London Special 02: The Plot Thickens

‘sup, British Museum?

Friday was a great day, especially in light of how miserably Thursday ended. We got a decently early start and headed straight for the British Museum. In Britain, the national museums are all free, though they do like donations (the sign above the box asks for £5) and my friend and I love ancient stuff, so this was a must-see. Another one of those places we’d been before, but couldn’t skip.

We only spent maybe an hour and a half there, which got us through the Egyptian, Assyrian, some of the ancient Greek (it wasn’t all open that day), the ancient Roman, and the pre-modern British Isles sections. That left all the eastern art and the like untouched, which I guess just means I’ll have to plan another trip. Seriously, putting aside the ethics question of whether Britain should even be keeping all the stuff they stole (and that’s as far as I’m going with that), the British Museum is amazing.

I will never get over how amazing this stuff is.

I’m only a casual art historian, but as a side note: there are two easy ways to tell if a statue is really Greek, or just a Roman replica. The first is whether or not the figure is free-standing. Sometime between Ancient Greece and Rome, people apparently forgot how to make the figures stand on their own, so the replicas are always leaning on a pillar or something. The second is whether it’s missing multiple limbs. Clearly, the lady to your right is Greek. I could sit here and gush for ages about how breathtaking these statues are (just look at the way they captured motion in marble!), but that’s probably not what you’re here for, so I won’t.

It is weird to try to imagine them painted, though. And not in normal, true-to-life colors, either. Try to picture that statue in bright colors. You can’t do it, can you? Didn’t think so.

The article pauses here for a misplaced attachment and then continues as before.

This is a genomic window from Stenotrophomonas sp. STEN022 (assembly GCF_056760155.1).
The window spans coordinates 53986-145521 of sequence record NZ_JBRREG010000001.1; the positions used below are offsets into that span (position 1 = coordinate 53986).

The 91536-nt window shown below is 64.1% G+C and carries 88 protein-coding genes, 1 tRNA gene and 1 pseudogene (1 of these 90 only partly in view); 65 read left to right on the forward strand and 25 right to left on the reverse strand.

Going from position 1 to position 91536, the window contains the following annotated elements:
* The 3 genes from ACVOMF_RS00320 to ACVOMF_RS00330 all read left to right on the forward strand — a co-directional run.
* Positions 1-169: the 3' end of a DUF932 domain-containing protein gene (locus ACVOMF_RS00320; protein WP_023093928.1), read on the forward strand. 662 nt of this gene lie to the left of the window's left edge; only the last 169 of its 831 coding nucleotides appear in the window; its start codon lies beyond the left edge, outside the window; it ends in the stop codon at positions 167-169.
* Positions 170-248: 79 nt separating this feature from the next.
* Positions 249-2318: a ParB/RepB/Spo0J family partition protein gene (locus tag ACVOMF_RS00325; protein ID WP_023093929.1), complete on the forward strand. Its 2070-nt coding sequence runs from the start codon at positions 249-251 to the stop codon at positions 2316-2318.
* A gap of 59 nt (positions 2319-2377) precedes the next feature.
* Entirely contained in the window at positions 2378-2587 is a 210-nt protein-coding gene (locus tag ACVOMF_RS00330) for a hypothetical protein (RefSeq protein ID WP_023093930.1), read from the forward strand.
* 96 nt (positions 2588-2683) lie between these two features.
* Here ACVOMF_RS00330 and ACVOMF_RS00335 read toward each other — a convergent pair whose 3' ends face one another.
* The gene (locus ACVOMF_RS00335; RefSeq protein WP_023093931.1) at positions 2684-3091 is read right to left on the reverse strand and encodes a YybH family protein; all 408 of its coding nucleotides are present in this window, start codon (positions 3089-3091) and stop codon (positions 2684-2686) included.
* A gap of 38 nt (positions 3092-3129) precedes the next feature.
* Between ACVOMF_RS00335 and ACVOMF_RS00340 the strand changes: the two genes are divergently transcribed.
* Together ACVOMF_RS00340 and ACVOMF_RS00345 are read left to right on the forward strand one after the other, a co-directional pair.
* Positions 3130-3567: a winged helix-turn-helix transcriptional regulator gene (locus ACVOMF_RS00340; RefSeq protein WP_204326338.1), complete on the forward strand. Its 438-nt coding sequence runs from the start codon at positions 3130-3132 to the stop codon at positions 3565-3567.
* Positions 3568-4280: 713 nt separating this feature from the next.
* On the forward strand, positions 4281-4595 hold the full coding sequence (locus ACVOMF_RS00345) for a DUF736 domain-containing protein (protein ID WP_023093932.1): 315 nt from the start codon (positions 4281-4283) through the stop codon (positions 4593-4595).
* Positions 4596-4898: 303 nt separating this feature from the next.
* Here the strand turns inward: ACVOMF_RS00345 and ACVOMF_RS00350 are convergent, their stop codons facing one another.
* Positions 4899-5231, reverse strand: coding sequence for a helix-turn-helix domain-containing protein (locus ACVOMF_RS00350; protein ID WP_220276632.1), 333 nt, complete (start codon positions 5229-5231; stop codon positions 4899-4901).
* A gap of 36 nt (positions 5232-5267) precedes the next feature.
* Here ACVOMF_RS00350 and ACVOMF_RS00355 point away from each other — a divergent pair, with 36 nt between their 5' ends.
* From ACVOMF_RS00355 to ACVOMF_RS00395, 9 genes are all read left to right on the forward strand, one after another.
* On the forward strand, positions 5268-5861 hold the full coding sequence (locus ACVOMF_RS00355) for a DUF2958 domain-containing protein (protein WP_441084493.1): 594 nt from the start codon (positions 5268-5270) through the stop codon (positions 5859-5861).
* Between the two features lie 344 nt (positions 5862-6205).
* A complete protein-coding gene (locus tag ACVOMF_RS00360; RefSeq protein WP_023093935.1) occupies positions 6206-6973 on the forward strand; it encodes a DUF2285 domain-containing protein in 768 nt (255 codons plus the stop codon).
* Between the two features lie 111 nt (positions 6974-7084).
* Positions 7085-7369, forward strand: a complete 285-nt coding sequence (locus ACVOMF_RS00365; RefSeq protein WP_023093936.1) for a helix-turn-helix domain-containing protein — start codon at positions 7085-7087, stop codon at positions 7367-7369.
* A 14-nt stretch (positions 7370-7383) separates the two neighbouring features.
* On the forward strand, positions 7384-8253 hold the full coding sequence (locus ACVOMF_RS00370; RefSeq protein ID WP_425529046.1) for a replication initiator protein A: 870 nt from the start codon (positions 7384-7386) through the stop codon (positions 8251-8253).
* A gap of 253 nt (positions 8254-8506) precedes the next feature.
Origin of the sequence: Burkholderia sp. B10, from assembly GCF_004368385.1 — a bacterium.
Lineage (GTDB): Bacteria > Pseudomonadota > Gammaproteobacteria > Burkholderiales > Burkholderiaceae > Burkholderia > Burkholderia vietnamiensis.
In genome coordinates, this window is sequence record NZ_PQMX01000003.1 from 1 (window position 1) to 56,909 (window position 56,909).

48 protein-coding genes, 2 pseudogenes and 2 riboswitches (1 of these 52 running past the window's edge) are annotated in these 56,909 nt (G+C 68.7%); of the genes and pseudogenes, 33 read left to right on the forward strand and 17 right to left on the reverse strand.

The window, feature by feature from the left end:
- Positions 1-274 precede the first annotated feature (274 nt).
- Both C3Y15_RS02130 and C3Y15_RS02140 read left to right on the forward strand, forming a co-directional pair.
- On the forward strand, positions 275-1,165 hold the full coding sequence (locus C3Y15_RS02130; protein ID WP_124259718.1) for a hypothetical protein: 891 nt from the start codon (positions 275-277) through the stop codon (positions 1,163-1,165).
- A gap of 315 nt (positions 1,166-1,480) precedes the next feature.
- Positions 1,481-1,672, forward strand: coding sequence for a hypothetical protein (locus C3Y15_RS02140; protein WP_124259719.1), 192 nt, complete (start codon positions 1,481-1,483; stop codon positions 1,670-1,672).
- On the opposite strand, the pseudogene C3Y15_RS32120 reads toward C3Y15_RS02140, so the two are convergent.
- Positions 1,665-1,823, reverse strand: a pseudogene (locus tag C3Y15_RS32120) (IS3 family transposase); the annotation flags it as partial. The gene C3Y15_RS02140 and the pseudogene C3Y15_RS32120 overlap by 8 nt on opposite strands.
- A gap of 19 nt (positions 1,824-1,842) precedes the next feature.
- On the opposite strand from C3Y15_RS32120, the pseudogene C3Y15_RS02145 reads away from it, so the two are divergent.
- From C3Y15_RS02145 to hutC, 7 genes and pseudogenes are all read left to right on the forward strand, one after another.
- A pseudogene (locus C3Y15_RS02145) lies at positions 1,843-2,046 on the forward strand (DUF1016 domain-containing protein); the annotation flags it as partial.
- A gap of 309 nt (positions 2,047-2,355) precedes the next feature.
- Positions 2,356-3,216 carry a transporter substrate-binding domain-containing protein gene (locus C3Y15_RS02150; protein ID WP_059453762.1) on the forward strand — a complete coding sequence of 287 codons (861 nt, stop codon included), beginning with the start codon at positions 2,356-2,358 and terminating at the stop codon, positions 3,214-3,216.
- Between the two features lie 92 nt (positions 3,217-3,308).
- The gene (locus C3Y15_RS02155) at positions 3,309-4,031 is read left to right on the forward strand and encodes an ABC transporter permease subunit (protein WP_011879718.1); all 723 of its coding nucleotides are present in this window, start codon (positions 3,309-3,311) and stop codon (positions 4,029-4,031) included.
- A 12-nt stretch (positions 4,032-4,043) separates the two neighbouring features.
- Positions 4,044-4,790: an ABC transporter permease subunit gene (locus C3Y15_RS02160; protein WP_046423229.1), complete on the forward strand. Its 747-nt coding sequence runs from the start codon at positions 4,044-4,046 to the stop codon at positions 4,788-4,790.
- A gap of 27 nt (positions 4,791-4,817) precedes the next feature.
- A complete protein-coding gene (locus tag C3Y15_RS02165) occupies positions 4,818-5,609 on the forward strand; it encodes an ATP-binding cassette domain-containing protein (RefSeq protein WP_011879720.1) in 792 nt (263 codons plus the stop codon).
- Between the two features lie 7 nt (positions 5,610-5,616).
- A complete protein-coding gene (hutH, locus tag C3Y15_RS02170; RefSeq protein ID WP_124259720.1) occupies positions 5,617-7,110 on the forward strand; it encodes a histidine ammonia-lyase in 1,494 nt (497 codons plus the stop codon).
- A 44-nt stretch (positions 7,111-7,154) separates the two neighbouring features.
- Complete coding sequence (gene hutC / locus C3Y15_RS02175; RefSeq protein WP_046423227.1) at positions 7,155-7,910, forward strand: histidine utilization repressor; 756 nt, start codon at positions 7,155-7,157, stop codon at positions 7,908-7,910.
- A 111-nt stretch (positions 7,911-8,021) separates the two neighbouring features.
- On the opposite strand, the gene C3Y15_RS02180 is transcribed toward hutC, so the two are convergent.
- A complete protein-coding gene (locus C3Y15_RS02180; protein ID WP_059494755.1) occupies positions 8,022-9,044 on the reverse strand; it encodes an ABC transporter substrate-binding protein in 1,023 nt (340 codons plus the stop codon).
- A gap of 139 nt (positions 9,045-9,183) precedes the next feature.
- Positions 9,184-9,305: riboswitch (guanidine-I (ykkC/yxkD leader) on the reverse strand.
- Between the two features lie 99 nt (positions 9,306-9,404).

Anyway, after the British Museum we ate delicious fish and chips and I eavesdropped on the Japanese tourists behind us, then we moved on to Madam Tussaud’s, which is in a totally different part of London. This one was more for my friends than it was for me. Don’t get me wrong – I enjoyed it well enough, but I’d never do it again. Not really my thing, you know?

I did dig the historical figures room. Chilling with Sir Francis Drake.

From there we moved on to something that I really did want to see: the Sherlock Holmes Museum. Okay, now this is one that I can’t straight-up recommend to everyone because, if you’re not a big Holmes fan, it won’t be worth the time and entry fee. I really liked it, but I’m exactly the sort of person it’s meant for.

It’s deducing time.

As you might expect, the museum is at 221B Baker Street (which incidentally was not a real address when ACD wrote the stories), down the street from the Baker Street tube station. The people working there are dressed period appropriate, you can take pictures, and it made my in-love-with-Sherlock-Holmes soul happy. I also bought a mug for my extensive collection. It makes my tea feel clever.

And that was where my travel companions and I parted ways for the weekend because I was off to Oxford to visit one of my best friends, Lauren. We met in Matsuyama when I was a JET and she was a foreign student and now that she’s back at university in England, I had to visit. So up next: adventures with Lauren and Lexi. Oh yes.

To Oxford!


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